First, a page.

The Court held that her “viral” social media posts were “venting” and “completely false and unjustified” and negatively impacted her neighbor and his career as a teacher. The woman removed her Facebook comments, after the neighbor demanded she do so, within about twenty-four hours, but the damage had already been done. For example, someone in the community had contacted the Principal of the neighbour’s school expressing concerns about him, after reading the Facebook statements. 

Amongst other criticism of her, the Court said: “The seriousness of Ms. Van Nes’s defamatory Facebook post, her replies, and the comments of her ‘friends’ cannot be overstated,” and “An accusation of pedophilic behaviour must be the single most effective means of destroying a teacher’s reputation and career, not to mention the devastating effect on their life and individual dignity.”

He now faces the challenge of repairing the damage Ms. Van Nes has caused, if that is even possible at this point”, the Court concluded.

The vilifying party was ordered to pay to her neighbor $50,000 in general damages, $15,000 in punitive damages and $2,500 for nuisance. She was also ordered to pay a hefty part of his legal expenses. Lastly, and for good measure, presumably, she was ordered to turn off the waterfall in her backyard pond every night between 10 p.m. and 7 a.m.

More recently, Ontario’s Court of Appeal awarded $700,000 in an online defamation case involving a targeted and malicious online campaign involving business partners. The Court, noting the immediacy, permanency and “pernicious effects” of Internet defamation, held the business partner’s online posts were “unrelenting, insidious and reprehensible” over a “lengthy period”. Despite that the targeted business partner testified that he was unaware of any specific injury to his reputation in the community, significant damages were ordered. The Court’s decision highlights that a dollar amount cannot readily be ascribed to a person’s reputation.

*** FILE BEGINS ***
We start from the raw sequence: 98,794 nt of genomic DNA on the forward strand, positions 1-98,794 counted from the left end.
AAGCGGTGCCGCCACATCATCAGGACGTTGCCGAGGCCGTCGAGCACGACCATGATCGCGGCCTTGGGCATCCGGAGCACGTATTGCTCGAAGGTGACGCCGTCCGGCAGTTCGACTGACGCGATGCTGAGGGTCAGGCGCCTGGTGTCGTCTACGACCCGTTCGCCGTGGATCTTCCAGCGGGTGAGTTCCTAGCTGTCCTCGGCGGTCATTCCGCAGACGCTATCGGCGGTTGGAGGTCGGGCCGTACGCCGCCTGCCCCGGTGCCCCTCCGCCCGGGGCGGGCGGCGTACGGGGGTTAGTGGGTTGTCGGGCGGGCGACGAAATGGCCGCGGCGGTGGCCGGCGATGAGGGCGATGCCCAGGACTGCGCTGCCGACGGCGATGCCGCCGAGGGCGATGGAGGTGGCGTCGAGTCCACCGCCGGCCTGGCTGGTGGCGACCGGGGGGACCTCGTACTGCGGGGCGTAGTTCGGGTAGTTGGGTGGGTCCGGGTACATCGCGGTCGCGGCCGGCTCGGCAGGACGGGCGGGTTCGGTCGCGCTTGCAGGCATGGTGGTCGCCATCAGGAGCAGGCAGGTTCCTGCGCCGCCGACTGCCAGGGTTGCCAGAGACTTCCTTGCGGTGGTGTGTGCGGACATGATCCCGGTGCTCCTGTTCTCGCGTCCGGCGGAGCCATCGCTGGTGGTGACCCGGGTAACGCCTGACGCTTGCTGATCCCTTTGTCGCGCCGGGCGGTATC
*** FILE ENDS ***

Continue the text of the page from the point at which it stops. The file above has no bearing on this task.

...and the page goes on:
Furthermore, the damages were awarded against another person, who was held to have participated in the business partner’s general plan and facilitated this behavior, even though he was not directly involved. Accordingly, a person need not directly participate in the online defamation, but be exposed to joint and several liability for that tortious conduct.

Misguided users of social media should certainly not assume they are protected from liability if they defame another, just as if they had done so by any other means. 

The cases:

Pritchard v. Van Nes, 2016 BCSC 686 (CanLII)

Rutman v. Rabinowitz, 2018 ONCA 80 (CanLII)